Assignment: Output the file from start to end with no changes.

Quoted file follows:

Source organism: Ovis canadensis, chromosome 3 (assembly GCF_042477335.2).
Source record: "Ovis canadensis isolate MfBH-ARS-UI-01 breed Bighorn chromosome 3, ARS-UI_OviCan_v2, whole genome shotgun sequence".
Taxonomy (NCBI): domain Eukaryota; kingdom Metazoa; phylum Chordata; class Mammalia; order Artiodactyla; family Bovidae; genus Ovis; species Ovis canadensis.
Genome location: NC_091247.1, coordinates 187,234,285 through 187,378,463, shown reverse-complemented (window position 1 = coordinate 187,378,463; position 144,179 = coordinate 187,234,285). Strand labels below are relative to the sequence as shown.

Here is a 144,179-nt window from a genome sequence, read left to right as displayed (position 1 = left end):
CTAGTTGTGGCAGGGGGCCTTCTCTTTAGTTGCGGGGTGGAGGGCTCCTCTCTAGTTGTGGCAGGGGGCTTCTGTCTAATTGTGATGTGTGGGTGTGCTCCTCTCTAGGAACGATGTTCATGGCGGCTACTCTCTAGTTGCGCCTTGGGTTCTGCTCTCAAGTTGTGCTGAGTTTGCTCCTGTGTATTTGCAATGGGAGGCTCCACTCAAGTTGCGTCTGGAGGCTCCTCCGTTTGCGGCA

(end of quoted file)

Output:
Source organism: Ovis canadensis, chromosome 3 (assembly GCF_042477335.2).
Source record: "Ovis canadensis isolate MfBH-ARS-UI-01 breed Bighorn chromosome 3, ARS-UI_OviCan_v2, whole genome shotgun sequence".
Taxonomy (NCBI): domain Eukaryota; kingdom Metazoa; phylum Chordata; class Mammalia; order Artiodactyla; family Bovidae; genus Ovis; species Ovis canadensis.
Genome location: NC_091247.1, coordinates 187,234,285 through 187,378,463, shown reverse-complemented (window position 1 = coordinate 187,378,463; position 144,179 = coordinate 187,234,285). Strand labels below are relative to the sequence as shown.

Here is a 144,179-nt window from a genome sequence, read left to right as displayed (position 1 = left end):
CTAGTTGTGGCAGGGGGCCTTCTCTTTAGTTGCGGGGTGGAGGGCTCCTCTCTAGTTGTGGCAGGGGGCTTCTGTCTAATTGTGATGTGTGGGTGTGCTCCTCTCTAGGAACGATGTTCATGGCGGCTACTCTCTAGTTGCGCCTTGGGTTCTGCTCTCAAGTTGTGCTGAGTTTGCTCCTGTGTATTTGCAATGGGAGGCTCCACTCAAGTTGCGTCTGGAGGCTCCTCCGTTTGCGGCA